Going Shopping Best Used Bookstore Best Locally Owned Clothing Store Best Consignment Shop Best Neighborhood Market Best Spa/Massage Best Salon/ Stylists Best Place to Buy Music Best Smoke Shop Best Local Pet Store Best Auto Dealer Best Auto Repair Shop Best Car Wash Best Liquor Store Best Farmers Market Best Tattoo/ Piercing Shop Best Jewelry Store Best Health Store

NEW!

Family

Best Birthday Cakes/Cupcakes Best Party Place Best Party Entertainer Best Parents Night Out Destination Best Family Amusement Park Best CNY Playground Best Kid-Friendly Attraction Best After-school Program Best Dance or Gymnastics Program Best Early Childhood Program Best Place to Buy Baby Items

ARTS CULTURE ROCK & ROLL The next edition of the monthly History of Syracuse Rock’n’Roll Then and Now series features reunions of the Campus Walkers (pictured) and The Nightcaps, two popular local bands from the 1960s and 1970s. The music and memories begin on Sunday, Aug. 17, 6 to 9 p.m., at Liverpool’s Carnegie Café ballroom, Maplewood Inn, 400 Seventh North Street, Liverpool. Admission is free. Call 472-DINO for details.

Music

Art

Stage

TV

Play On Brother plays on Thursday at Funk ’n Waffles.

Gorgeous paintings are worth the trip to Utica museum.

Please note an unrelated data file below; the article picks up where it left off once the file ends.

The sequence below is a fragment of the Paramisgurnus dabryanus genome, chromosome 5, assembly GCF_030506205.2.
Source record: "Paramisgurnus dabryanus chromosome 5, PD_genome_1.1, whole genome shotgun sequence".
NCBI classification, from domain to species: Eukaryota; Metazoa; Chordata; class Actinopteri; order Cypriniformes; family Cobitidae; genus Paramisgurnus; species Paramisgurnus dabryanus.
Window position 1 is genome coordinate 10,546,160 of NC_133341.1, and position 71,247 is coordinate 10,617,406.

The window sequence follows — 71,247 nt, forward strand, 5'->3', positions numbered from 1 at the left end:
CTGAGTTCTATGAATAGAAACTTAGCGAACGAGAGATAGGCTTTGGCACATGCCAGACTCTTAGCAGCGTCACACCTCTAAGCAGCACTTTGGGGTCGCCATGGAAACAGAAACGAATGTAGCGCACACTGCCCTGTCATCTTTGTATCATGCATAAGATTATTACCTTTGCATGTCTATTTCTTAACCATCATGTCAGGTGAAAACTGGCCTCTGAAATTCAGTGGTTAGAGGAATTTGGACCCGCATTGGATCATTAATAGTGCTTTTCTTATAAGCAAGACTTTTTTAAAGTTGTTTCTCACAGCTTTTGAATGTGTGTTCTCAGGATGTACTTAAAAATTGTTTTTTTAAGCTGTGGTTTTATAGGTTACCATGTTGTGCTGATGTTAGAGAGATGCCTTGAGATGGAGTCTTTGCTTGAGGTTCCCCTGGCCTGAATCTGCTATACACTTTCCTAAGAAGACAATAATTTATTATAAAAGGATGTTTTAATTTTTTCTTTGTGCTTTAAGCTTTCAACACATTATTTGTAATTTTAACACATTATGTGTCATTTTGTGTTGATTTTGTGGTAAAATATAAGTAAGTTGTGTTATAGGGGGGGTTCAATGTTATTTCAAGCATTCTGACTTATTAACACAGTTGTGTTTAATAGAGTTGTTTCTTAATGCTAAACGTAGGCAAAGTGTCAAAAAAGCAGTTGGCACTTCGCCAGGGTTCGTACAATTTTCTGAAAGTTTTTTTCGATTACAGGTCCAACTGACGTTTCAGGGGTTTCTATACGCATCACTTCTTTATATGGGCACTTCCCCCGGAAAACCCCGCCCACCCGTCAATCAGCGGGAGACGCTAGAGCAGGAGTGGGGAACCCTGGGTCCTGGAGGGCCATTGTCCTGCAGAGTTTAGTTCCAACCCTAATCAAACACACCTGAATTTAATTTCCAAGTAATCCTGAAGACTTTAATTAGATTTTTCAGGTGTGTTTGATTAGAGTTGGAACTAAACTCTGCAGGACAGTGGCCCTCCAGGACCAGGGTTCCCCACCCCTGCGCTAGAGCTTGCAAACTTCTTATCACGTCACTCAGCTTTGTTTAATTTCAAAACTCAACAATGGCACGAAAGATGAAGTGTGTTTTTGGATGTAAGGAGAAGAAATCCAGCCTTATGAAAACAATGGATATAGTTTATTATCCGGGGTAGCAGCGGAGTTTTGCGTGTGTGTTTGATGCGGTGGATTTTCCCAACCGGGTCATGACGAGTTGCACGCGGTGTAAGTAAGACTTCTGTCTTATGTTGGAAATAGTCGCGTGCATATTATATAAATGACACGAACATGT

On the Town offers musical nostalgia at the Merry-Go-Round.

A plea for bringing back cult TV shows like Firefly.

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PG. 22

PG. 24

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Hendrick Van Bolen I and Jan Brueghel the Elder, “A Bacchanal,” All paintings from the collection of the Speed Art Museum.

Dutch Masters Carl Mellor travels to Utica’s Munson-Williams-Proctor to take in an impressive show of European paintings.

H

endrick van Somer’s painting of Saint Jerome depicts him as old and gaunt, for a moment glancing away from the manuscript in front of him. With quill in hand, he spent years translating the Hebrew Bible into Latin. The painting places him in an isolated location, perhaps a cave on the edge of a desert. A contrast between shadow and light invigorates the painting and highlights Saint Jerome.